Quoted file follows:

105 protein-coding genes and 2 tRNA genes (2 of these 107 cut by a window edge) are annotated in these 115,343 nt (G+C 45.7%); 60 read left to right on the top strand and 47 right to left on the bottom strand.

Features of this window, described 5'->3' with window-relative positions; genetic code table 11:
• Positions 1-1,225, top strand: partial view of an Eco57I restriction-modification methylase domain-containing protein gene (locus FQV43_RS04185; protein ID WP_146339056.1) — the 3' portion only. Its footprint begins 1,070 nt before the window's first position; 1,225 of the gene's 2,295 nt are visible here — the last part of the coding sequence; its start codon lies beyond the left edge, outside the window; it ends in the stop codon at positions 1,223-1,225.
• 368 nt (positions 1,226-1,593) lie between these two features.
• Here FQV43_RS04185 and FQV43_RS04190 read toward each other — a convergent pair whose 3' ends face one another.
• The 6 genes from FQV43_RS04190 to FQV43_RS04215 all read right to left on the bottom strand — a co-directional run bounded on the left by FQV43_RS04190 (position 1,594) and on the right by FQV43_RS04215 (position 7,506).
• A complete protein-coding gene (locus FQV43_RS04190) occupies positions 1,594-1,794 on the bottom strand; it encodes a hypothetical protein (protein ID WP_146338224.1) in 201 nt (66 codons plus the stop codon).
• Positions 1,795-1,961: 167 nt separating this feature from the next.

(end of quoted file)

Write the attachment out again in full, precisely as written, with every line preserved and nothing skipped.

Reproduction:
105 protein-coding genes and 2 tRNA genes (2 of these 107 cut by a window edge) are annotated in these 115,343 nt (G+C 45.7%); 60 read left to right on the top strand and 47 right to left on the bottom strand.

Features of this window, described 5'->3' with window-relative positions; genetic code table 11:
• Positions 1-1,225, top strand: partial view of an Eco57I restriction-modification methylase domain-containing protein gene (locus FQV43_RS04185; protein ID WP_146339056.1) — the 3' portion only. Its footprint begins 1,070 nt before the window's first position; 1,225 of the gene's 2,295 nt are visible here — the last part of the coding sequence; its start codon lies beyond the left edge, outside the window; it ends in the stop codon at positions 1,223-1,225.
• 368 nt (positions 1,226-1,593) lie between these two features.
• Here FQV43_RS04185 and FQV43_RS04190 read toward each other — a convergent pair whose 3' ends face one another.
• The 6 genes from FQV43_RS04190 to FQV43_RS04215 all read right to left on the bottom strand — a co-directional run bounded on the left by FQV43_RS04190 (position 1,594) and on the right by FQV43_RS04215 (position 7,506).
• A complete protein-coding gene (locus FQV43_RS04190) occupies positions 1,594-1,794 on the bottom strand; it encodes a hypothetical protein (protein ID WP_146338224.1) in 201 nt (66 codons plus the stop codon).
• Positions 1,795-1,961: 167 nt separating this feature from the next.